Some of the bad news

In order to truly understand a situation or problem, one needs to immerse oneself in it, learning as much as possible, while being careful to let go of old ways of seeing. In Theory U, this is referred to as stage 1 – observe, observe, observe.

Today I have 2 observations about the sad state of law.

One is from Seth Godin’s post today Learning leadership from Congress, in which he discusses the bleak state of leadership in Congress  and says  “Worth noting that 47% of those in Congress (House and Senate) are millionaires–an even greater percentage than those that are lawyers.” Yes, it is an indictment upon the profession that such a significant number of those leading the United States astray are from legal backgrounds. I’m not pointing fingers – I just don’t have the figures available for Parliament in South Africa to do a comparison. Nonetheless, to labour the point, I have an image of all these idealistic young lawyers at law school in the US eagerly learning about the forefathers signing the Declaration of Independence and brave individuals like Rosa Parks (the woman who, way back in 1955, refused to give up her seat for a white person on a public bus and which eventually led to the laws of segregation on public buses being changed). And then fast-forward – these once – idealistic lawyers are sitting in Congress passing all sorts of laws violating basic rights, in order to preserve the wealth of a few at the expense of the many.  Ensconced safely in their mirrored law firm eyries, they hardly ever look down in their all-consuming obsession to bill more hours to make it to the top.  If they do happen to look down,  those far beneath them on the street appear as small as ants. What do they matter?

The second sad thing was a T-shirt I noticed on a black labourer digging next to a road when I was running earlier. It was from some legal subscription service  and had a slogan something like “no lawyer, no power, call 3746559359 to ensure your rights are protected”.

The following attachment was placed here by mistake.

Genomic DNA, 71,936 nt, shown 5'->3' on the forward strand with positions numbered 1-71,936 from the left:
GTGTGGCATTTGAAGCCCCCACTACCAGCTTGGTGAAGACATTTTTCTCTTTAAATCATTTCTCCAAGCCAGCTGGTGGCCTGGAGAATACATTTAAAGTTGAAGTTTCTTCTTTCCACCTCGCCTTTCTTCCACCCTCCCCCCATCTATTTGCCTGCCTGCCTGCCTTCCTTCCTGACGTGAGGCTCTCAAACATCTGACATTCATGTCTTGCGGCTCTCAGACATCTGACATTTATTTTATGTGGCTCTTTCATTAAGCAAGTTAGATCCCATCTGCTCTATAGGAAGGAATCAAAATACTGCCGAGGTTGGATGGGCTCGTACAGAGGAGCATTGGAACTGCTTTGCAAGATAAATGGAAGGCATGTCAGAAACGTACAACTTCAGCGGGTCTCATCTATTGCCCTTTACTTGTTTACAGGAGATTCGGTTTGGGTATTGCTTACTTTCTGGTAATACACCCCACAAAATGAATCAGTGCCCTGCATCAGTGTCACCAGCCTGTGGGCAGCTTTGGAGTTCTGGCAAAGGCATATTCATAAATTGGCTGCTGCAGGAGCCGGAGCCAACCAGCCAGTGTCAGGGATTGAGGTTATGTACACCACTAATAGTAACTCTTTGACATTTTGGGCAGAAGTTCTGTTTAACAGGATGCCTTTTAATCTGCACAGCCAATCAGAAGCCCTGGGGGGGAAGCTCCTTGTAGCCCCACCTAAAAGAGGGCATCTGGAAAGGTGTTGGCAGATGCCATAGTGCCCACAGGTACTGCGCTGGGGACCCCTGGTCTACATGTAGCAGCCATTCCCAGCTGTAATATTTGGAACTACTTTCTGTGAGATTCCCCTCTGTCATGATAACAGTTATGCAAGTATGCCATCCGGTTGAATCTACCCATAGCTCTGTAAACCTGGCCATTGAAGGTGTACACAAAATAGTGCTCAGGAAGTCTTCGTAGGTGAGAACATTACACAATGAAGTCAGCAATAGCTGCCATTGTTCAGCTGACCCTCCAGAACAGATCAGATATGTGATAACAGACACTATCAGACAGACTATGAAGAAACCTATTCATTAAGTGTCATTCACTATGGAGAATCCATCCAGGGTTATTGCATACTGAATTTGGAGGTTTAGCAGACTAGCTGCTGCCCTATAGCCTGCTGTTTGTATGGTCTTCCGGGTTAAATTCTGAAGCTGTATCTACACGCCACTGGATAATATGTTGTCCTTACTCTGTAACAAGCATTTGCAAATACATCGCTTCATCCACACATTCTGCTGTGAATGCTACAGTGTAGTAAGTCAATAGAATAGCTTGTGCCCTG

I spent some time looking into these services last year and by and large my view is they are there to rip people off. Like the premise of a medical aid scheme, they aim to have as many subscribers as possible paying the monthly fee they can barely afford, and then try and pay out as little as possible. The exclusion list is ridiculous but written in legalese which it is clear the target market of these initiatives would never be able to understand. Perhaps one or two of these are honourable businesses which really do provide a mechanism for justice by enabling those who could never afford a private lawyer, to fight a legal claim with R100 000 worth of legal fees. I know a guy who runs one of these – I shall not comment on the integrity of his business because I really don’t understand enough. However, I can safely say that there are many such schemes out there that are complete rip-offs preying on the vulnerable and it makes me sick.

My mother’s gardener came to ask for my help a few years ago – all his friends were signing up lawyers and he asked if I would be his lawyer and how much he had to pay me every month. Only through this conversation did I realise how he had been misled – he had no specific legal problem but had been informed you had to pay a lawyer every month to get him on your side in case you later needed him.

In my endeavour to understand the bad rap and shark jokes, I mention these two things. Yet my focus remains on all those lawyers out there who are conscientious caring citizens, committed to helping others, and those who are smart and just trying to earn a living and would be grateful for an opportunity to operate more consciously and bring deeper integrity to their work. I’m finding ways to make this possible – watch this space.


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